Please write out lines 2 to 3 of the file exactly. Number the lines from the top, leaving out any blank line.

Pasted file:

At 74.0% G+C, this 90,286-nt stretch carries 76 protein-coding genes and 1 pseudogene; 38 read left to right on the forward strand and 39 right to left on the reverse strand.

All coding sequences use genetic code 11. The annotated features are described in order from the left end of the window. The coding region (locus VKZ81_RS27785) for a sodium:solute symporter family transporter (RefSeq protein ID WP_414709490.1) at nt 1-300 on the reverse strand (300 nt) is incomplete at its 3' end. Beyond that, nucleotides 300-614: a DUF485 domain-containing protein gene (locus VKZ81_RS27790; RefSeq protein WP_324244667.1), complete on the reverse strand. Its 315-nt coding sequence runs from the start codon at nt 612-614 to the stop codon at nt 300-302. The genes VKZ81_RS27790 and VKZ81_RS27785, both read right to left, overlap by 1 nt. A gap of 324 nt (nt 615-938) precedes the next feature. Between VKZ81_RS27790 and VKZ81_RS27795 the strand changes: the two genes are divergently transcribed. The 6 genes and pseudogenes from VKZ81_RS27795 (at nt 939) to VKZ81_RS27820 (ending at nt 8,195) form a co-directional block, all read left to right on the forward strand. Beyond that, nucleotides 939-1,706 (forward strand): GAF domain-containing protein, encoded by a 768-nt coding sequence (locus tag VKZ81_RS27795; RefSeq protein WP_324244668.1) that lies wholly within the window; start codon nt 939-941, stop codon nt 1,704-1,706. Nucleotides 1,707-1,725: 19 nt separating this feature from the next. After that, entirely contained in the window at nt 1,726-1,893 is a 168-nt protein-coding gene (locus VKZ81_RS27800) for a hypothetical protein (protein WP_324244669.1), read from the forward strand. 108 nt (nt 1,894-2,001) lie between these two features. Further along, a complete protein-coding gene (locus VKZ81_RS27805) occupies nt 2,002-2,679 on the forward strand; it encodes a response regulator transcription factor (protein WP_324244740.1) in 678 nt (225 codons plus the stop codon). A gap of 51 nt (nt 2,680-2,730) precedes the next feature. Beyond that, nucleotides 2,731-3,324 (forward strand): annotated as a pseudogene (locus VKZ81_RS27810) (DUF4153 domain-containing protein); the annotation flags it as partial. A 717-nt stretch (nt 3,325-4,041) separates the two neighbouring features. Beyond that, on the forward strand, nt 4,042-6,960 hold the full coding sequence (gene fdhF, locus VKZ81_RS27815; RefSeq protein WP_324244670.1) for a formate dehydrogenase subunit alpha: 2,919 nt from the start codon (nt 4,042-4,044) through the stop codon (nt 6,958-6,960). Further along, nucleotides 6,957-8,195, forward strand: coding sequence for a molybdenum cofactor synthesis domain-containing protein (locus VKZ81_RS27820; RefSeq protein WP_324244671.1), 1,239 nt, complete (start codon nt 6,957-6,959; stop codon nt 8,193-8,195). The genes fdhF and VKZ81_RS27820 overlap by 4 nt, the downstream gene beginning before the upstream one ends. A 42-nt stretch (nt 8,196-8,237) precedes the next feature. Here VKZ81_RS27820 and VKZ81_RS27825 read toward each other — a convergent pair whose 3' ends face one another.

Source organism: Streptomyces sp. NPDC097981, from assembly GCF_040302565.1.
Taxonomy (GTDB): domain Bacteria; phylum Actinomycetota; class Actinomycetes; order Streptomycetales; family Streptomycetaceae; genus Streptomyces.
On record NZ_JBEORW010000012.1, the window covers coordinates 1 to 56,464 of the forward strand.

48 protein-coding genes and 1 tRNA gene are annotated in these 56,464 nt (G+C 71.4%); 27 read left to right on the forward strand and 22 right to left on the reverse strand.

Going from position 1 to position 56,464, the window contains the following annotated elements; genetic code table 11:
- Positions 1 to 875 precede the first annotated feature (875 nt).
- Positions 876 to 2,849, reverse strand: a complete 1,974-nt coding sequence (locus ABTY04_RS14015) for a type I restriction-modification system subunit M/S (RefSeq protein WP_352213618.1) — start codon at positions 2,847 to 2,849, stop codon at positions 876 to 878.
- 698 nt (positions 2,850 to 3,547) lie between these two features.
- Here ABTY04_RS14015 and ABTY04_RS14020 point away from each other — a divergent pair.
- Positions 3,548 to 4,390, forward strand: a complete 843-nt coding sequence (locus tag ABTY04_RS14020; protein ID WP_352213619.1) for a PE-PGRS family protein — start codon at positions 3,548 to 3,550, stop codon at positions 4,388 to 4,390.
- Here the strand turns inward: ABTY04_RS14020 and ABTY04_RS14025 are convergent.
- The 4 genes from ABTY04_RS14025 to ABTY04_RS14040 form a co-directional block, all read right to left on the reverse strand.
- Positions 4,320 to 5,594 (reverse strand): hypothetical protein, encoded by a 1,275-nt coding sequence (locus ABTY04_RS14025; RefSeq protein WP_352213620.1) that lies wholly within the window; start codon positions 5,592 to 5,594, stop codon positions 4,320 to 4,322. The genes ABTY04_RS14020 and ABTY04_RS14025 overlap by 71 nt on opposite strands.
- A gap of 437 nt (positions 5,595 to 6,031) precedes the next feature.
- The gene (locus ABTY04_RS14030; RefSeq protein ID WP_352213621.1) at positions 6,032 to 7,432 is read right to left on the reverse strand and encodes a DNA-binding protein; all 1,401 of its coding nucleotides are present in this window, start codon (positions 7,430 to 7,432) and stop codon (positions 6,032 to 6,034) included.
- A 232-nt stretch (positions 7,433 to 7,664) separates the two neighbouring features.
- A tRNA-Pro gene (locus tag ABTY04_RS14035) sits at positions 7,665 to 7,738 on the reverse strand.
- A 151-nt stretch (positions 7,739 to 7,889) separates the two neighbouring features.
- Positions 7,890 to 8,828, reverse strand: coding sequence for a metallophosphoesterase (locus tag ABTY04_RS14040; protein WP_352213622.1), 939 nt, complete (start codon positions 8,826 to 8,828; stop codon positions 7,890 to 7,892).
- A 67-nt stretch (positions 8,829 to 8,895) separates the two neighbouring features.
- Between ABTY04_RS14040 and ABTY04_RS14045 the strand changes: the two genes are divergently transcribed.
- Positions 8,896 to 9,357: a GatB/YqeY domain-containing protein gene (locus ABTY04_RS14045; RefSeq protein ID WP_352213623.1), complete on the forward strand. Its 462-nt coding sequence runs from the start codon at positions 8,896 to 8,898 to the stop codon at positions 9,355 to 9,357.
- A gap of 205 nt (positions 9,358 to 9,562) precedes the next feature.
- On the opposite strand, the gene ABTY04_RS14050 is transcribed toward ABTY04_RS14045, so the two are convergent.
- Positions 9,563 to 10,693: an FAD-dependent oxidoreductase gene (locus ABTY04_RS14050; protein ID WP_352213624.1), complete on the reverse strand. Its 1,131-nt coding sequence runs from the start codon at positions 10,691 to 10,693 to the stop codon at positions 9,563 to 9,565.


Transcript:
All coding sequences use genetic code 11. The annotated features are described in order from the left end of the window. The coding region (locus VKZ81_RS27785) for a sodium:solute symporter family transporter (RefSeq protein ID WP_414709490.1) at nt 1-300 on the reverse strand (300 nt) is incomplete at its 3' end. Beyond that, nucleotides 300-614: a DUF485 domain-containing protein gene (locus VKZ81_RS27790; RefSeq protein WP_324244667.1), complete on the reverse strand. Its 315-nt coding sequence runs from the start codon at nt 612-614 to the stop codon at nt 300-302. The genes VKZ81_RS27790 and VKZ81_RS27785, both read right to left, overlap by 1 nt. A gap of 324 nt (nt 615-938) precedes the next feature. Between VKZ81_RS27790 and VKZ81_RS27795 the strand changes: the two genes are divergently transcribed. The 6 genes and pseudogenes from VKZ81_RS27795 (at nt 939) to VKZ81_RS27820 (ending at nt 8,195) form a co-directional block, all read left to right on the forward strand. Beyond that, nucleotides 939-1,706 (forward strand): GAF domain-containing protein, encoded by a 768-nt coding sequence (locus tag VKZ81_RS27795; RefSeq protein WP_324244668.1) that lies wholly within the window; start codon nt 939-941, stop codon nt 1,704-1,706. Nucleotides 1,707-1,725: 19 nt separating this feature from the next. After that, entirely contained in the window at nt 1,726-1,893 is a 168-nt protein-coding gene (locus VKZ81_RS27800) for a hypothetical protein (protein WP_324244669.1), read from the forward strand. 108 nt (nt 1,894-2,001) lie between these two features. Further along, a complete protein-coding gene (locus VKZ81_RS27805) occupies nt 2,002-2,679 on the forward strand; it encodes a response regulator transcription factor (protein WP_324244740.1) in 678 nt (225 codons plus the stop codon). A gap of 51 nt (nt 2,680-2,730) precedes the next feature. Beyond that, nucleotides 2,731-3,324 (forward strand): annotated as a pseudogene (locus VKZ81_RS27810) (DUF4153 domain-containing protein); the annotation flags it as partial. A 717-nt stretch (nt 3,325-4,041) separates the two neighbouring features. Beyond that, on the forward strand, nt 4,042-6,960 hold the full coding sequence (gene fdhF, locus VKZ81_RS27815; RefSeq protein WP_324244670.1) for a formate dehydrogenase subunit alpha: 2,919 nt from the start codon (nt 4,042-4,044) through the stop codon (nt 6,958-6,960). Further along, nucleotides 6,957-8,195, forward strand: coding sequence for a molybdenum cofactor synthesis domain-containing protein (locus VKZ81_RS27820; RefSeq protein WP_324244671.1), 1,239 nt, complete (start codon nt 6,957-6,959; stop codon nt 8,193-8,195). The genes fdhF and VKZ81_RS27820 overlap by 4 nt, the downstream gene beginning before the upstream one ends. A 42-nt stretch (nt 8,196-8,237) precedes the next feature. Here VKZ81_RS27820 and VKZ81_RS27825 read toward each other — a convergent pair whose 3' ends face one another.

Source organism: Streptomyces sp. NPDC097981, from assembly GCF_040302565.1.